Originally published on Mon April 14, 2014 12:33 pm

At occupied government buildings in eastern Ukraine, there is plenty of razor wire, sandbags and Molotov cocktails.

One thing is conspicuously absent, though — law enforcement.

When protests in Eastern Ukraine started on Sunday, police were everywhere.

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Book News & Features
8:04 am
Sat April 12, 2014

So You Need A Celebrity Book. Who Ya Gonna Call? Ghostwriters

You might not notice their names on their book covers — and sometimes they're not named at all. But ghostwriters don't mind the anonymity.
Hobvias Sudoneighm (striatic) Flickr

Originally published on Mon April 14, 2014 12:33 pm

The next time you're in a bookstore, take a look at the nonfiction shelf. See all those celebrity autobiographies — the memoirs of actors, athletes and politicians? Chances are, they're the work of a ghostwriter.

David Fisher is one of those invisible authors. He's ghostwritten over 70 books, adopting the voices of quarterback Terry Bradshaw, attorney Johnnie Cochran and actor and comedian Leslie Nielsen, among others.

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Parallels
8:04 am
Sat April 12, 2014

Iran's Culture Wars: Who's Winning These Days?

Members of the Iranian band Accolade perform in an unauthorized stage performance in the capital Tehran in January 2013. Those seeking greater social freedoms are often testing the limits in Iran.
Vahid Salemi AP

Originally published on Mon April 14, 2014 12:49 pm

In Iran, hardline critics are waging a campaign against President Hassan Rouhani to limit his campaign pledge of opening Iran to more social and cultural freedoms.

The "culture wars" are as old as the Islamic revolution that swept conservative clerics to power more than three decades ago. The latest chapter comes as Rouhani is negotiating a nuclear deal with six world powers. He has the backing of Iran's supreme leader, Ayatollah Ali Khamenei, to continue the nuclear discussions, but cultural hardliners are stepping up the domestic pressure.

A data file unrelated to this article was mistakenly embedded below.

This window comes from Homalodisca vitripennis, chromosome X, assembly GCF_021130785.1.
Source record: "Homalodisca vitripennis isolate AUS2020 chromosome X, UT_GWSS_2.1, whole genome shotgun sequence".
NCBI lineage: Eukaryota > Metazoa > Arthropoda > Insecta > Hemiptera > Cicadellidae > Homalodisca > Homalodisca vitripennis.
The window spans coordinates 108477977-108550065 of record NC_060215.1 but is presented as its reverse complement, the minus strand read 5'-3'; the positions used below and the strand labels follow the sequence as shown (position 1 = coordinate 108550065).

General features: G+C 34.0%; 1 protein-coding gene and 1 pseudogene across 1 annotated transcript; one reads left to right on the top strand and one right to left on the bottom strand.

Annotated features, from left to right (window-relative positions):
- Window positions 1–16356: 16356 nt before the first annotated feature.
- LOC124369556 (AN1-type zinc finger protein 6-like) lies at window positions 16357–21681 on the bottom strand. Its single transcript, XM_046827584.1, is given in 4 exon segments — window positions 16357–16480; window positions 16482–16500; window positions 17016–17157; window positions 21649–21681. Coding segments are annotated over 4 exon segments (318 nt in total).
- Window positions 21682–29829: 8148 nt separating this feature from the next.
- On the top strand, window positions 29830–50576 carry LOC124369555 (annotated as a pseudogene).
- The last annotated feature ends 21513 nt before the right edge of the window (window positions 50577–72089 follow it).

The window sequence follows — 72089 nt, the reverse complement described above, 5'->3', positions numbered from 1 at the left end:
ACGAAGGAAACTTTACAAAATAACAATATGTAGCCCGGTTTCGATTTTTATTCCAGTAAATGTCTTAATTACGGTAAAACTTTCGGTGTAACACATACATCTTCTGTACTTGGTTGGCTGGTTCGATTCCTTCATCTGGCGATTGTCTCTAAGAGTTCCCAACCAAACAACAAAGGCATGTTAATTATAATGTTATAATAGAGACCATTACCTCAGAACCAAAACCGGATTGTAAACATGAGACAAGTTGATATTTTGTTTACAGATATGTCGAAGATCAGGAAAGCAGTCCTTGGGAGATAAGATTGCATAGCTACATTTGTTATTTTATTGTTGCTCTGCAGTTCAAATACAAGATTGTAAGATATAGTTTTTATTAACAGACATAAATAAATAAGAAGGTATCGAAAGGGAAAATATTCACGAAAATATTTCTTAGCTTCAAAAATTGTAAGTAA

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NPR Story
8:04 am
Sat April 12, 2014

A Sheep Killer Is On The Loose In 'All the Birds, Singing'

Originally published on Sat April 12, 2014 12:26 pm

Transcript

SCOTT SIMON, HOST:

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NPR Story
8:04 am
Sat April 12, 2014

School Lunch: Any Chicken In Those 'Food-Like Nubbins'?

Originally published on Sat April 12, 2014 12:26 pm

It took a Freedom of Information Act to get the Chicago Public Schools to disclose what's in the chicken nuggets they serve in their cafeterias. NPR's Scott Simon reveals the chemical contents.

NPR Story
8:04 am
Sat April 12, 2014

PGA Puts On A Masters Without Tiger

Originally published on Sat April 12, 2014 12:26 pm

Transcript

SCOTT SIMON, HOST:

This is WEEKEND EDITION from NPR News. I'm Scott Simon. I look forward all week to saying it's time for sports. The tigers without master - the Masters without Tiger? You know, it's so hard to imagine, I can barely say it. And the Indiana Pacers are swooning like Justin Bieber fans this week. We're joined now by NPR's Tom Goldman. Good morning, Tom.

TOM GOLDMAN, BYLINE: Hi, Scott.

SIMON: So there was a slight glimmer of hope that the Pacers could be coming out of a tailspin, but alas...